Wednesday, October 14, 2009

Wine Cap Stropharia (Stopharia rugosoannulata)

Season: Once in the spring and again in the fall
Edibility: Very good
Defining Characteristics:  Wine colored cap (possibly fading as it ages), pronounced ring on white stalk, lilac to purple gills.  Often growing on wood chips, especially when you planted the spawn yourself!  Dark purplish spore print.

This spring I decided that I wasn't finding enough mushrooms I felt comfortable eating in the wild, and ought to supplement my finds with yummy home grown fungi.  I have had moderate success with growing oyster mushrooms on coffee grounds (I am planning a big project this coming winter with oysters- stay tuned!) and thought it was time to try out some outdoor kits.

The Wine Cap Stropharia is supposed to be one of the easiest to grow and has the added benefit of simultaneously providing you  with an additional crop from the same amount of garden, and increasing the mycelial density in your garden, which is generally regarded to help out the size and health of your veggies!

As you can see from the picture above, the Wine Cap grows very well on wood chips.  I laid down a thin layer of wood chips over about a 20 square foot area in the herb garden, then spread out the kit I bought from Field and Forest Products over the wood chips, and then covered it all with another inch or so of wood chips.  After that all you need to do is regularly water the chips ( ~1 inch of water per week) and think happy thoughts!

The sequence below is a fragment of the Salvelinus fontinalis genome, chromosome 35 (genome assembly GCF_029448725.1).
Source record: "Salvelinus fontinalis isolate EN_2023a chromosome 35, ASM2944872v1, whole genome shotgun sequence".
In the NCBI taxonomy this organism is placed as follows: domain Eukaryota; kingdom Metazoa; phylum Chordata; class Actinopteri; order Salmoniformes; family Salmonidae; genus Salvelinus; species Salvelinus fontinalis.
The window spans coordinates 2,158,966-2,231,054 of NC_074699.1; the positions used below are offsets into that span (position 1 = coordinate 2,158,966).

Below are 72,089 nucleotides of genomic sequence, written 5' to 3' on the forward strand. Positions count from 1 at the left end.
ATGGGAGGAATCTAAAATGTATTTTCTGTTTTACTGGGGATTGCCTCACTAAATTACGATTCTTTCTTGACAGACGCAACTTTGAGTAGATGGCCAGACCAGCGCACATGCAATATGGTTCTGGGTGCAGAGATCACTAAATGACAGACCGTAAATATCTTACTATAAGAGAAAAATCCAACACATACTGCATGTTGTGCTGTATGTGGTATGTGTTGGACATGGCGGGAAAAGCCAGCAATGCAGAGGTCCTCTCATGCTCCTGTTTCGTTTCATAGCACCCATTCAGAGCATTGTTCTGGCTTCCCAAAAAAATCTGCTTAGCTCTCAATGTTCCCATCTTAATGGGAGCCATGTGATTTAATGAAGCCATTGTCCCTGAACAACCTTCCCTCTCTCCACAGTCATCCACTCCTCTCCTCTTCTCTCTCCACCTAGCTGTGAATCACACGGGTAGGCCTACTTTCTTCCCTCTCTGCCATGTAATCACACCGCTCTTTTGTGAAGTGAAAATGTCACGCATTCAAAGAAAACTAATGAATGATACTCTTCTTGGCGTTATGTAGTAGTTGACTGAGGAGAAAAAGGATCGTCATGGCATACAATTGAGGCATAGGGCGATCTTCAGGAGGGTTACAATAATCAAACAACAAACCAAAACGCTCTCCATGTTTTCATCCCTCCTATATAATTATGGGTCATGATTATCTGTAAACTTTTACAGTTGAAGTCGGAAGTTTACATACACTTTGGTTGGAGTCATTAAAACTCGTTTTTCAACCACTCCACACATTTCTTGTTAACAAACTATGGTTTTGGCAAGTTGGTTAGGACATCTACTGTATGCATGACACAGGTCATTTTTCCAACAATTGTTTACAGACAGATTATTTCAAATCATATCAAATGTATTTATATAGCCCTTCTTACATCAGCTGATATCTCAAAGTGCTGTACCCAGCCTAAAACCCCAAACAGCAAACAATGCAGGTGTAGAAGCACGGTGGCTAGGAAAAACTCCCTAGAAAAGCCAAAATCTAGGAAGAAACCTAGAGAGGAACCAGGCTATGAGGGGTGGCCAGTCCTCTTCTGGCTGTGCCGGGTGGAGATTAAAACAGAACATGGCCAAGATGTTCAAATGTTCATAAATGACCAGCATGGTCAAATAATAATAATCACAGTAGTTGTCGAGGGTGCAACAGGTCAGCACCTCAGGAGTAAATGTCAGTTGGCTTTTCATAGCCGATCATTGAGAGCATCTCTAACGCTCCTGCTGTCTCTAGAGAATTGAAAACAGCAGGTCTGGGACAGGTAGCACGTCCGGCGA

I planted the kit in June of this year- the kit suggested that I might get a crop before winter depending on rain, early frosts, etc... and then I should get a full crop this coming May or June.  After the spring fruiting you can add more wood chips to renew the bed, or take a shovel-full of the inoculated wood chips and add them to a new pile!  Hopefully I will be able to keep the Wine Caps thriving and spreading through my garden for years to come.

Now down to the important details:  the mushroom.  I planted the kit up in Maine, probably a few weeks later than ideal (given the short Maine growing season) and as a result I only got this one mushroom from the kit- but at least I got something, and I know the mycelium is alive and growing!  It was about 3 inches across the cap, with a 4 inch stem and firm flesh.  Quite a satisfying mushroom to grow, and after I had checked my mushroom books and made sure that I had what I thought I had (always a good idea with mushrooms!) I cooked it right up.

Online recipes suggest that the Wine Cape takes well to lemon and wine, as opposed to the traditional garlic, leek and similar preparation.  Since it was my first time eating it I sauteed the mushroom in butter to better understand the taste of it plain (besides, sauteing food in butter is pretty fool-proof).  It was excellent!  It has a soft nutty flavor with a round juiciness.  Somewhat hard to pin down on a flavor wheel, but very enjoyable.

Hopefully next year I will have many more to write about and feast on- in the meantime you can read more about the Wine Cap Stropharia at

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